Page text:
When I started at CDSP, one of the books I was told to read was Radical Welcome by Stephanie Spellers. I heard her speak at Missional Voices a couple years ago as well as Christ Church Cathedral in Hartford a year or so ago. Radical Welcome is a very important book to me. After one of these events, I sent her a friend request on Facebook. Yesterday, she accepted my friend request as I thought about how radically welcomed I have been by the folks at All Souls and at CDSP.

One of my spiritual disciplines is that I wear a prayer bracelet and seek to pray without ceasing. Often I pray the Jesus prayer or the Trisagion. At one point during orientation, we were talking about people who had brought us, spiritually, to CDSP. I thought of my new classmates and as they introduced themselves, I prayed for each one, thanking God that God has put these people in my life.

I also spent a lot of time thanking God for everyone who has helped me get to where I am right now. For my wife and family for giving me space to purse this calling. For those at work giving me similar space. For those who have walked along side me and encouraged me as I faced what seemed insurmountable odds.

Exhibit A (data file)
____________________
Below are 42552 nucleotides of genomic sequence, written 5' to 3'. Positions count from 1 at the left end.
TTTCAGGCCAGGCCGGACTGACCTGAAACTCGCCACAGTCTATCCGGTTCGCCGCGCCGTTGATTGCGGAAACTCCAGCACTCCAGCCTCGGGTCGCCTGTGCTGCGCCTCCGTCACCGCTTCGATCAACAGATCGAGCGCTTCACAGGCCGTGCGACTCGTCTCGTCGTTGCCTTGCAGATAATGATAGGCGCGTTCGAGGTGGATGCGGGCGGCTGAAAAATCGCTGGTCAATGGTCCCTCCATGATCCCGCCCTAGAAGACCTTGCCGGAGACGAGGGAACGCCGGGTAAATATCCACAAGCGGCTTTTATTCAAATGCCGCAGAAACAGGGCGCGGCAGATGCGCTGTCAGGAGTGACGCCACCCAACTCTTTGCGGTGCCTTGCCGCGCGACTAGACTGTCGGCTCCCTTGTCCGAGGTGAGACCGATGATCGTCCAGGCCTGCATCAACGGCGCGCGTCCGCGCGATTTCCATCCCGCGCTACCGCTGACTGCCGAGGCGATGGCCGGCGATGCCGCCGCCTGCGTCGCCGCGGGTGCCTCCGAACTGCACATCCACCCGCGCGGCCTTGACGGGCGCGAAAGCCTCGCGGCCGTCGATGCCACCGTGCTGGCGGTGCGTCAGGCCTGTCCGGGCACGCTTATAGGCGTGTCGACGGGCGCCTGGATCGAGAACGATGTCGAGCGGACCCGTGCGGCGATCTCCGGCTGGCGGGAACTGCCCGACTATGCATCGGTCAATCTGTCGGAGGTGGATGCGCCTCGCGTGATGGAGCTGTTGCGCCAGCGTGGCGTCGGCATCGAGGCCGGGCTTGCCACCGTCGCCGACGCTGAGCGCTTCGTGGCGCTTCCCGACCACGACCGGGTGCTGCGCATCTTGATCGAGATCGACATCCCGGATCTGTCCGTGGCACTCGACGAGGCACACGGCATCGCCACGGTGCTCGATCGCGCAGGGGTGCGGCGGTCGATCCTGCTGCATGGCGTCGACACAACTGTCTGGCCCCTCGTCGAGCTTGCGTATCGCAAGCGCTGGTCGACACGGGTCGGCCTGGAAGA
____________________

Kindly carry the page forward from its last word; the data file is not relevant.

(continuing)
Orientation ended with a cookout and with the students from all the cohorts, including many friends I’ve met online and were now meeting for the first time face to face.

As I prepared to come out here, my spiritual director and I spoke about how full my time has been recently, and about “the fullness of time”. I arrived on campus full of hopes. I know that I have a lot of work I need to get done over the next few weeks so I don’t know when I’ll have a chance to write again personally about my experiences, but for day one my hopes have been fulfilled and I am incredibly joyful. Thank you to everyone who has helped make this happen.

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Ember Letter, Pentecost 2018: Who Would Jesus Love?

Another semester has come and gone, as has Pentecost, at least in the western church, and so it is time to sit down and reflect on my journey over the past few months. I write this as a spiritual discipline modeled after Ember Letters, but I write it for myself, and anyone who is walking along side me in my journey right now.

Saturday morning, I woke up from a dream where we were singing

If you believe and I believe
And we together pray,
The Holy Spirit must come down
And set God’s people free

What if we really dared to believe that? What do we believe and are willing to pray together about, for our churches, for our denominations, for our communities, and for our countries?